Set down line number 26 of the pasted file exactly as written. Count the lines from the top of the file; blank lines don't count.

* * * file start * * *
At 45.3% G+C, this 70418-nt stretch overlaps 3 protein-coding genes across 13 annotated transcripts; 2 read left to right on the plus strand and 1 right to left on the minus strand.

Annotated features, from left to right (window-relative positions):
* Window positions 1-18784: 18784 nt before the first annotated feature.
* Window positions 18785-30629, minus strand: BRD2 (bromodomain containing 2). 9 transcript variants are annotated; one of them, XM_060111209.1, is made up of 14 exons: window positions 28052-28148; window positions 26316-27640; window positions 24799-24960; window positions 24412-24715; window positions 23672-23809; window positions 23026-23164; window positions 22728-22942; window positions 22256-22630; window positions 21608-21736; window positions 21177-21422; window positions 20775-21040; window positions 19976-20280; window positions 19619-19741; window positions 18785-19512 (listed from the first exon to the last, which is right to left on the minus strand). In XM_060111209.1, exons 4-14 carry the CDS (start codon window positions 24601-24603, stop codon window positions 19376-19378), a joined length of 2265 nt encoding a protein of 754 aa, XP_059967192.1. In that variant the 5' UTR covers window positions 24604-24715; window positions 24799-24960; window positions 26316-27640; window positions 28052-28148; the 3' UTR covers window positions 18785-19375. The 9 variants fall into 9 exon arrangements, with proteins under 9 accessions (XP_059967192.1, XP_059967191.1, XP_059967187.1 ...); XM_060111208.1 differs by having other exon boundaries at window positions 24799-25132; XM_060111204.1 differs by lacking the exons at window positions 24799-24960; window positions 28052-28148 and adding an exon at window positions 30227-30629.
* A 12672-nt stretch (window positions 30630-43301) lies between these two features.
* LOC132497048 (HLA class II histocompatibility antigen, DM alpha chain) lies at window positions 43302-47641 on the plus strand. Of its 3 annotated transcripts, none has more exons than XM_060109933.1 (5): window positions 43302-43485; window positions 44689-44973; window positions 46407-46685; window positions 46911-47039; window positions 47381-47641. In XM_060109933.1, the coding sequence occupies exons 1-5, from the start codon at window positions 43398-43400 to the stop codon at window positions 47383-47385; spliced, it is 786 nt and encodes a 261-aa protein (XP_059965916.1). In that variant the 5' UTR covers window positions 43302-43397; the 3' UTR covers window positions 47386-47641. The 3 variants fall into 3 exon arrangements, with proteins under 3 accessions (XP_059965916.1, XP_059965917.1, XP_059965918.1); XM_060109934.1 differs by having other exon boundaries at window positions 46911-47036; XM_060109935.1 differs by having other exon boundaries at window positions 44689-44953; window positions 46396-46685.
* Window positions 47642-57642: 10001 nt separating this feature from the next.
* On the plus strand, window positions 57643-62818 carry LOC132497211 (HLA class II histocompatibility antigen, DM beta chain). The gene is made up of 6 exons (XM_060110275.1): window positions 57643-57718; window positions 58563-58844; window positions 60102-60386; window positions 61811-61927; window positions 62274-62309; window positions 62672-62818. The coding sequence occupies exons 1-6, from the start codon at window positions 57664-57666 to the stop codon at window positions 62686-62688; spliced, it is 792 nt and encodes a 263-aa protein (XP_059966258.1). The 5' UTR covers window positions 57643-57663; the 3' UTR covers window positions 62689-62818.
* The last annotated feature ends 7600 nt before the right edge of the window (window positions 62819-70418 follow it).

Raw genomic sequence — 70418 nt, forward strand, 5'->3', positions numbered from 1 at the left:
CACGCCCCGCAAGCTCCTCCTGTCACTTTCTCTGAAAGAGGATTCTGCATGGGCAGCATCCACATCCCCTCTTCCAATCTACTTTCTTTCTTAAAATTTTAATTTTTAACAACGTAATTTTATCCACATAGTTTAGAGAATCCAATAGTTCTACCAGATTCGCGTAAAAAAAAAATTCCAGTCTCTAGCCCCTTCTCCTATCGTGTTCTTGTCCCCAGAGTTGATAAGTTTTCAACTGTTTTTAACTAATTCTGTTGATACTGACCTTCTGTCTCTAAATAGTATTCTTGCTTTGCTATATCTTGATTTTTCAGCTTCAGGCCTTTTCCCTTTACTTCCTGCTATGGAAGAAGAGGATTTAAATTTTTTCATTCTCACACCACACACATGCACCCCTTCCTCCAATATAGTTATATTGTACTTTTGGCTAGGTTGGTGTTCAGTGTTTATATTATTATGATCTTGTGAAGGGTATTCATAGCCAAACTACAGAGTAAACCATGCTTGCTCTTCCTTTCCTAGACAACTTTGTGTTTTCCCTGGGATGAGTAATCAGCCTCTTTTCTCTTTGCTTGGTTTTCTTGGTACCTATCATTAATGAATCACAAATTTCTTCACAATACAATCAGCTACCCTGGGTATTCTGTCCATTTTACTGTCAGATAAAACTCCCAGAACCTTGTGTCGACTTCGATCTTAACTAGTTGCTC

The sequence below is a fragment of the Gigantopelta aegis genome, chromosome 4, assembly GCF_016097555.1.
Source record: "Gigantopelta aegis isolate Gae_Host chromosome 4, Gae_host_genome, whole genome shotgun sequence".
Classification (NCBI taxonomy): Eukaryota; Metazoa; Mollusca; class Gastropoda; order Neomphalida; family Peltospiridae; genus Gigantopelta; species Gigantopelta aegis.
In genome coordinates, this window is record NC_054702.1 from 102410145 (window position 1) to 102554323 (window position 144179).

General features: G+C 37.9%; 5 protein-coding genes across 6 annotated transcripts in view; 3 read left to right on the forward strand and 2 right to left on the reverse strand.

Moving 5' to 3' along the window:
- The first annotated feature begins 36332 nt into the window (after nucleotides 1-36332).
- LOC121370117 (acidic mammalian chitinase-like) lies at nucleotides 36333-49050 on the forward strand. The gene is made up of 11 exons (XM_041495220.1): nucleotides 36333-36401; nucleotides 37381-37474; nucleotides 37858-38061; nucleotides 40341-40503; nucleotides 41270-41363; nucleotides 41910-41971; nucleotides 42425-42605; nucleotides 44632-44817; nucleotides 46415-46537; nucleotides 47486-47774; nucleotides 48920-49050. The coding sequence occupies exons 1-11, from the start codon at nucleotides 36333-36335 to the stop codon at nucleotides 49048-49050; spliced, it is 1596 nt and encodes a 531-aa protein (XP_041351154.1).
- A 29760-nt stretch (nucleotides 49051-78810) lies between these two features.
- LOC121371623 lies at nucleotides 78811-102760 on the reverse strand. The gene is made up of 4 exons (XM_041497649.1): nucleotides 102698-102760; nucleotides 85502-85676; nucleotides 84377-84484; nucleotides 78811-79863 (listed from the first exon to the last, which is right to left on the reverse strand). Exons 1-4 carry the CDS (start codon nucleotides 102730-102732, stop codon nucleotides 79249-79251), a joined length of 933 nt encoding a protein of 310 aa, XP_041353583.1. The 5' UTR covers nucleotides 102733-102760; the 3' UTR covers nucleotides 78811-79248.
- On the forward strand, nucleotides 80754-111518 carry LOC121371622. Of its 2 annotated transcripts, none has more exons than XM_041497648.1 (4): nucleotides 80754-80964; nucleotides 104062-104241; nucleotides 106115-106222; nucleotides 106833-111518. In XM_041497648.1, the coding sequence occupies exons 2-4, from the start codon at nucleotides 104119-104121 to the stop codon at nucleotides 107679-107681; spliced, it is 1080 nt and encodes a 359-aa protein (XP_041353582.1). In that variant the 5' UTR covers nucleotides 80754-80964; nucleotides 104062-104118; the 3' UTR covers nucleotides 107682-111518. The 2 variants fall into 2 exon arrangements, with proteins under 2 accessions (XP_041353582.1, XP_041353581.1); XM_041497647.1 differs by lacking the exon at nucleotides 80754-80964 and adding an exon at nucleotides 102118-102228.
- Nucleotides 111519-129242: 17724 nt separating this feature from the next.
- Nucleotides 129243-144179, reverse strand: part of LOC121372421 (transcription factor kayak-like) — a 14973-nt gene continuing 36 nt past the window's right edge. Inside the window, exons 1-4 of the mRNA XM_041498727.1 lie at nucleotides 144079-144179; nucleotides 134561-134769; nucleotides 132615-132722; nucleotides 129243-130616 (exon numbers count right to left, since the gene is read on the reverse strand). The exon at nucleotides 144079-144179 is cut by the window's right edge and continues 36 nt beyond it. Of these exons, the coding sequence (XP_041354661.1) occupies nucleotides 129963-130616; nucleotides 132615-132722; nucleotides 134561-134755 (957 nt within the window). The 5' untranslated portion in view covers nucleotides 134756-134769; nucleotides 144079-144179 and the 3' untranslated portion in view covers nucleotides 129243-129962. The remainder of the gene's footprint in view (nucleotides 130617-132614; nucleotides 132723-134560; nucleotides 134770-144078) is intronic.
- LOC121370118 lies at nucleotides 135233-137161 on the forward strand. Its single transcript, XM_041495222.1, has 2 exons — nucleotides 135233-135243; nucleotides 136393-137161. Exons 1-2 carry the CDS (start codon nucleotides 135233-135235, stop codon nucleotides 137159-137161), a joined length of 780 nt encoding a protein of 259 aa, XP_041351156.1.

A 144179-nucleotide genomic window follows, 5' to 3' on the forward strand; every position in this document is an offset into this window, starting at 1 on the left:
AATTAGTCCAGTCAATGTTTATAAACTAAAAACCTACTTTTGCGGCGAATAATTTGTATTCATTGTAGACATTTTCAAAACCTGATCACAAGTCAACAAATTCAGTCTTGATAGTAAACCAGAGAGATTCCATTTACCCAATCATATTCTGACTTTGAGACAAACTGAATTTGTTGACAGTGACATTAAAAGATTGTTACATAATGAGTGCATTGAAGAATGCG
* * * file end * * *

A 144179-nucleotide genomic window follows, 5' to 3' on the forward strand; every position in this document is an offset into this window, starting at 1 on the left: